UK minister Michael Gove apologises for shocking party video

Senior British government minister Michael Gove described a video showing a party at the ruling Conservative Party campaign headquarters during a COVID lockdown in 2020 as "terrible."
FILE PHOTO: Michael Gove, Britain’s Secretary of State for Levelling Up, Housing and Communities, is seen during his speech at the 'Convention of the North' conference in Manchester, Britain, January 25, 2023.
FILE PHOTO: Michael Gove, Britain’s Secretary of State for Levelling Up, Housing and Communities, is seen during his speech at the 'Convention of the North' conference in Manchester, Britain, January 25, 2023. REUTERS/Phil Noble/FILE PHOTO

LONDON (Reuters) - Senior British government minister Michael Gove on Sunday described a video showing a party at the ruling Conservative Party campaign headquarters during a COVID lockdown in 2020 as "terrible", and apologised to the public.

The video was published by the Mirror newspaper just days after a parliamentary committee ruled that former Prime Minister Boris Johnson had wilfully misled lawmakers about rule-breaking lockdown parties at his office.

The 45-second clip shows revellers partying in December 2020 when the British public were banned from socialising indoors to help prevent the spread of COVID-19.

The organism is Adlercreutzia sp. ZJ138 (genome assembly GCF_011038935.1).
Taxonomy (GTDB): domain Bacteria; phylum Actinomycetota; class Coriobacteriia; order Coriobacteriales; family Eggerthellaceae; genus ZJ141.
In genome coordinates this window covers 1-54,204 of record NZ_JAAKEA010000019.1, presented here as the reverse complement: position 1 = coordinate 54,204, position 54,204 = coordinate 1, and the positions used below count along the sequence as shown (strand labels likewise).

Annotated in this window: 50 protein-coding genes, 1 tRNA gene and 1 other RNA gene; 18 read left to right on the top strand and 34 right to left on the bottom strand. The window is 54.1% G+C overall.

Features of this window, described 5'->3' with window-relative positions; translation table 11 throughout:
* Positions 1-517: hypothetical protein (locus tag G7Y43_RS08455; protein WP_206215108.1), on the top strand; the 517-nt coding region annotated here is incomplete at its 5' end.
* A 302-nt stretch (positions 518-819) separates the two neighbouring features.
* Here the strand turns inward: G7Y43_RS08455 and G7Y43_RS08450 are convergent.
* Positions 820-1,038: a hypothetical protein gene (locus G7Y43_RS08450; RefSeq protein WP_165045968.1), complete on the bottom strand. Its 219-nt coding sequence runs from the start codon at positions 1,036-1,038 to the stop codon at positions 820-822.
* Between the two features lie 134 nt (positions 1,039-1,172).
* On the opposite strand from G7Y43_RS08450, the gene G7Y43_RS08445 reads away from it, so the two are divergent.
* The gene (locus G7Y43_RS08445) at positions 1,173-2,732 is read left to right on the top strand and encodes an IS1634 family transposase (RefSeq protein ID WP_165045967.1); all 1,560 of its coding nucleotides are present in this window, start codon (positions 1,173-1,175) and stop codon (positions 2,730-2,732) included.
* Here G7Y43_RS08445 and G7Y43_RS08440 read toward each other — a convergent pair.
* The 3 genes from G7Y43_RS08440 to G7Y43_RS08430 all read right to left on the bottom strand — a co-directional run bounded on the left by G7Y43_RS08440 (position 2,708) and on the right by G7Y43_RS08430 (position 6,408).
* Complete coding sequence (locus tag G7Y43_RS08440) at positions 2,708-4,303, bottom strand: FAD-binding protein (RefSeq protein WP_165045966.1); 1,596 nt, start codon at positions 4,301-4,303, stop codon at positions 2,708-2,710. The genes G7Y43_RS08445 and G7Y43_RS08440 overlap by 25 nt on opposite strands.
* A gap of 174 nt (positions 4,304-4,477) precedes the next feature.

People can be seen dancing and drinking in the video. Two of those at the gathering, which had previously been investigated by police when a still photo of it emerged, were given honours by Johnson in his resignation list earlier this month.

"It's terrible," Gove, the housing minister, told Sky News. "I think it's completely out of order. I just want to apologise to everyone really."

The issue of rule-breaking during COVID lockdowns helped bring down Johnson, who left office last year, and still hangs over the Conservatives and current Prime Minister Rishi Sunak.

Johnson stepped down as a member of parliament on June 9 days before the privileges committee - the main disciplinary body for lawmakers - issued its damning verdict on him, re-opening divisions in the party and re-igniting public anger.

Polls suggest the Conservatives, in power since 2010, are trailing the opposition Labour party by about 20% percentage points. The next election must be held by late 2024.

(Reporting by Michael Holden; editing by Mark Heinrich)

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